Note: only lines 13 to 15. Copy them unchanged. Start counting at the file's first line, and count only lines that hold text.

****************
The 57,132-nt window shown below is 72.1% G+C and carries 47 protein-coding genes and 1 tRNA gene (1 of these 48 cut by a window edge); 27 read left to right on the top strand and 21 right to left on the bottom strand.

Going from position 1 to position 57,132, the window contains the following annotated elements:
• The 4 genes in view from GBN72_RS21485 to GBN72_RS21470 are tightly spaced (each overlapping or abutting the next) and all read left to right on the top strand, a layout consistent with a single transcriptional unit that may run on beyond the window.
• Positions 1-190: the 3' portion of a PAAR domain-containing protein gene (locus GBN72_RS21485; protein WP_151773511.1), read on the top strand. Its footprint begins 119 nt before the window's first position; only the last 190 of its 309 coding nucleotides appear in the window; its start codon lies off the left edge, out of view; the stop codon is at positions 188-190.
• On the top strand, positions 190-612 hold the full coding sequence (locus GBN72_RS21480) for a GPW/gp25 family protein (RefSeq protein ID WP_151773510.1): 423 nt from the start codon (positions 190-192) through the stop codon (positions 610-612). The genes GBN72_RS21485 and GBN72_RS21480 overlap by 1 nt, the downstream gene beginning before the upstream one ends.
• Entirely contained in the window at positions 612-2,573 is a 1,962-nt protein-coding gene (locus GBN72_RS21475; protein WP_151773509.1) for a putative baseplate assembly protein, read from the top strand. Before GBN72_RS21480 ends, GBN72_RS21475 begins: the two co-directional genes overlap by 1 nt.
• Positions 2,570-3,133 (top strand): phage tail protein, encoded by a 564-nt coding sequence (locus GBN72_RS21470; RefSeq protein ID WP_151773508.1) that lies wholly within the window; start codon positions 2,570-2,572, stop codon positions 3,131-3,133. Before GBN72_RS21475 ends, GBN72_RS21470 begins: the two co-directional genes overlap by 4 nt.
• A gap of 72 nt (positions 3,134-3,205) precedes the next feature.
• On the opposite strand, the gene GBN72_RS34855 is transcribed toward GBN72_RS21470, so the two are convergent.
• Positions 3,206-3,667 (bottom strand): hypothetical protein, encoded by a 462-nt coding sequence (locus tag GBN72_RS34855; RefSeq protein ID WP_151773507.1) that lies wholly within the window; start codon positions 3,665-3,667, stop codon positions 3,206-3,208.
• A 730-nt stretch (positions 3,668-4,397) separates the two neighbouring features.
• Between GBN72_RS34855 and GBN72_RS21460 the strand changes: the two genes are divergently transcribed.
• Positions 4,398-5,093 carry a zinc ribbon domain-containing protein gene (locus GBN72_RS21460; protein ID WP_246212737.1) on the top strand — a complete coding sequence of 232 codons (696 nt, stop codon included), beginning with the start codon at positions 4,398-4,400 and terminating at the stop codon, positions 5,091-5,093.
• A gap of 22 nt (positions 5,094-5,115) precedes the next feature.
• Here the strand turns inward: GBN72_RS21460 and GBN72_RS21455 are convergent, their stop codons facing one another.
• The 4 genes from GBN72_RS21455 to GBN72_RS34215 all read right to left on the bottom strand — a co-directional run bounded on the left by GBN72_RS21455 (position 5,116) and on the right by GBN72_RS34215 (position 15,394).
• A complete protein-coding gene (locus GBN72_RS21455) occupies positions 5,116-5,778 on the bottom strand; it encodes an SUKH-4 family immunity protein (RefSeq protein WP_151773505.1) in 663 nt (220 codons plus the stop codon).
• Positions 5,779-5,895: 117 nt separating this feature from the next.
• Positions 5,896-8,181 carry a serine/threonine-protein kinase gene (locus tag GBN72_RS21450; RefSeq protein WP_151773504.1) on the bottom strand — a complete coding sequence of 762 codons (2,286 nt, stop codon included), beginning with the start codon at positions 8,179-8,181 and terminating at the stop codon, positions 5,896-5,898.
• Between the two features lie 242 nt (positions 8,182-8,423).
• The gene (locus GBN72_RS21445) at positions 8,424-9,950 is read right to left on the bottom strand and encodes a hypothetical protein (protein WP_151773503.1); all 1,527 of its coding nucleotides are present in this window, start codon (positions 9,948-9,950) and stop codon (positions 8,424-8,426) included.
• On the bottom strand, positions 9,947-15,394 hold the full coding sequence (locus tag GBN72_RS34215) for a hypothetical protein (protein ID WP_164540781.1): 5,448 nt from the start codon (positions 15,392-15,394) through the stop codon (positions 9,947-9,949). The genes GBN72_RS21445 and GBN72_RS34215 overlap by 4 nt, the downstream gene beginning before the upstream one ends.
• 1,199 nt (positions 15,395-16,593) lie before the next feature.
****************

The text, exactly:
• Positions 4,398-5,093 carry a zinc ribbon domain-containing protein gene (locus GBN72_RS21460; protein ID WP_246212737.1) on the top strand — a complete coding sequence of 232 codons (696 nt, stop codon included), beginning with the start codon at positions 4,398-4,400 and terminating at the stop codon, positions 5,091-5,093.
• A gap of 22 nt (positions 5,094-5,115) precedes the next feature.
• Here the strand turns inward: GBN72_RS21460 and GBN72_RS21455 are convergent, their stop codons facing one another.